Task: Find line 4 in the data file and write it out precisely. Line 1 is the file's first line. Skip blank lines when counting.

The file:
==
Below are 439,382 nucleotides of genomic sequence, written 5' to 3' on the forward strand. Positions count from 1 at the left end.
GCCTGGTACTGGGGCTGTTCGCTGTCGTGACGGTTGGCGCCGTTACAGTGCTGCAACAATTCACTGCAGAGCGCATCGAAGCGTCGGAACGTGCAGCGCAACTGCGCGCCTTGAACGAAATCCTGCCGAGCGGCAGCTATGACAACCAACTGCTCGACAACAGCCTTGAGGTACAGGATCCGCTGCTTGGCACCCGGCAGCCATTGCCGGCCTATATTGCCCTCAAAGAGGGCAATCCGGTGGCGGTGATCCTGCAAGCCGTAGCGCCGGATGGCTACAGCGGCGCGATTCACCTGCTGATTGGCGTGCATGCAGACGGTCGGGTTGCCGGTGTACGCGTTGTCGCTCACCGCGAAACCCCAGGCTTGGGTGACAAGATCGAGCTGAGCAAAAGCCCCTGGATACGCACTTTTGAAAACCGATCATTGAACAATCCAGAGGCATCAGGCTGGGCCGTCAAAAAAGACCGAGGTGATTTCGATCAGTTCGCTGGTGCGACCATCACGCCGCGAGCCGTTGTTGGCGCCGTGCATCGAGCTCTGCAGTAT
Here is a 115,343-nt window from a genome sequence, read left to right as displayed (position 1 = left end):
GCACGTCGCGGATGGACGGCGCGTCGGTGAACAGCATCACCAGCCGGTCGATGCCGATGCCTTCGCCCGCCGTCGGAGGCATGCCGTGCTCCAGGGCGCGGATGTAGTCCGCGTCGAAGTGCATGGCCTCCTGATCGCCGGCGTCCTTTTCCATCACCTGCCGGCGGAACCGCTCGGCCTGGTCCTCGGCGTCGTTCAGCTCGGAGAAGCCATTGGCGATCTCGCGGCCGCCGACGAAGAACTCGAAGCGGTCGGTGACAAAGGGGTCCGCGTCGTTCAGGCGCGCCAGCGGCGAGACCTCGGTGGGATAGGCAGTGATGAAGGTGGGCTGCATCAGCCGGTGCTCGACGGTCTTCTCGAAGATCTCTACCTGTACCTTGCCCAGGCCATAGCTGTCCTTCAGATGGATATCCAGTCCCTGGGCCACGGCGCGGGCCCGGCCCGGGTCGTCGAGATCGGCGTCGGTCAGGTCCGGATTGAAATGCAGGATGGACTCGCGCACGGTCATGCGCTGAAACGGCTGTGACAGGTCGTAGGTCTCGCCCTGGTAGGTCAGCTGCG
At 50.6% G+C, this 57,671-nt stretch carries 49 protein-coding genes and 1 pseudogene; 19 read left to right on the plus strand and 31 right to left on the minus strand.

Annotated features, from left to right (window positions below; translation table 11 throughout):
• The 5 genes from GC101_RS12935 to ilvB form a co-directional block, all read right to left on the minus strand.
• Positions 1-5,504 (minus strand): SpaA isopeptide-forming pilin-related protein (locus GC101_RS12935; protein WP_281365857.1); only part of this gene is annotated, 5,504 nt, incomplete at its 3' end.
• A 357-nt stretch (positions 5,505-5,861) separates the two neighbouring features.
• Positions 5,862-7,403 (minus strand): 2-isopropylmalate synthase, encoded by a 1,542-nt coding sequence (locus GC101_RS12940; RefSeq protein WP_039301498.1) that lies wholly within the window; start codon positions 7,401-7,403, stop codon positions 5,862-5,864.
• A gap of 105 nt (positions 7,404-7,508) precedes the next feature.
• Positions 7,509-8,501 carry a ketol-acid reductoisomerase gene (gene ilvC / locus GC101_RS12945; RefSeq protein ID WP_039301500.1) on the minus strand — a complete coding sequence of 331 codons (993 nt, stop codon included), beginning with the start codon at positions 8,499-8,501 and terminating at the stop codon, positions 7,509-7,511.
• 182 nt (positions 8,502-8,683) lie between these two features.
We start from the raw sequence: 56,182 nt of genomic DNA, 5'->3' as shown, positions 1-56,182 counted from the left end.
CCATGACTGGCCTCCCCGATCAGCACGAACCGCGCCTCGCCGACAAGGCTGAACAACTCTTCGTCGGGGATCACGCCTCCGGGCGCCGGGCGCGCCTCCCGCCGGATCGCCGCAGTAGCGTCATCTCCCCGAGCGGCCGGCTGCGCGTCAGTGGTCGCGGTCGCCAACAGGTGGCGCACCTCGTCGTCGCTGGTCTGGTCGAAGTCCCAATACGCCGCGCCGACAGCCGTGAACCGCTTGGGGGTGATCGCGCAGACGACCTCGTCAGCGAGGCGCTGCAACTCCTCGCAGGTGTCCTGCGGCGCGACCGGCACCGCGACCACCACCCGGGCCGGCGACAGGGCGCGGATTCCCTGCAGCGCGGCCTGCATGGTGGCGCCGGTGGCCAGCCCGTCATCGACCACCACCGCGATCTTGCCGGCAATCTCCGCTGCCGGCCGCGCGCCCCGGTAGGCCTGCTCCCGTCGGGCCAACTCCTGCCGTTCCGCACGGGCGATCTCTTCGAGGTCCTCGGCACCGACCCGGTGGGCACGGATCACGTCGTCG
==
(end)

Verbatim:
GCACGTCGCGGATGGACGGCGCGTCGGTGAACAGCATCACCAGCCGGTCGATGCCGATGCCTTCGCCCGCCGTCGGAGGCATGCCGTGCTCCAGGGCGCGGATGTAGTCCGCGTCGAAGTGCATGGCCTCCTGATCGCCGGCGTCCTTTTCCATCACCTGCCGGCGGAACCGCTCGGCCTGGTCCTCGGCGTCGTTCAGCTCGGAGAAGCCATTGGCGATCTCGCGGCCGCCGACGAAGAACTCGAAGCGGTCGGTGACAAAGGGGTCCGCGTCGTTCAGGCGCGCCAGCGGCGAGACCTCGGTGGGATAGGCAGTGATGAAGGTGGGCTGCATCAGCCGGTGCTCGACGGTCTTCTCGAAGATCTCTACCTGTACCTTGCCCAGGCCATAGCTGTCCTTCAGATGGATATCCAGTCCCTGGGCCACGGCGCGGGCCCGGCCCGGGTCGTCGAGATCGGCGTCGGTCAGGTCCGGATTGAAATGCAGGATGGACTCGCGCACGGTCATGCGCTGAAACGGCTGTGACAGGTCGTAGGTCTCGCCCTGGTAGGTCAGCTGCG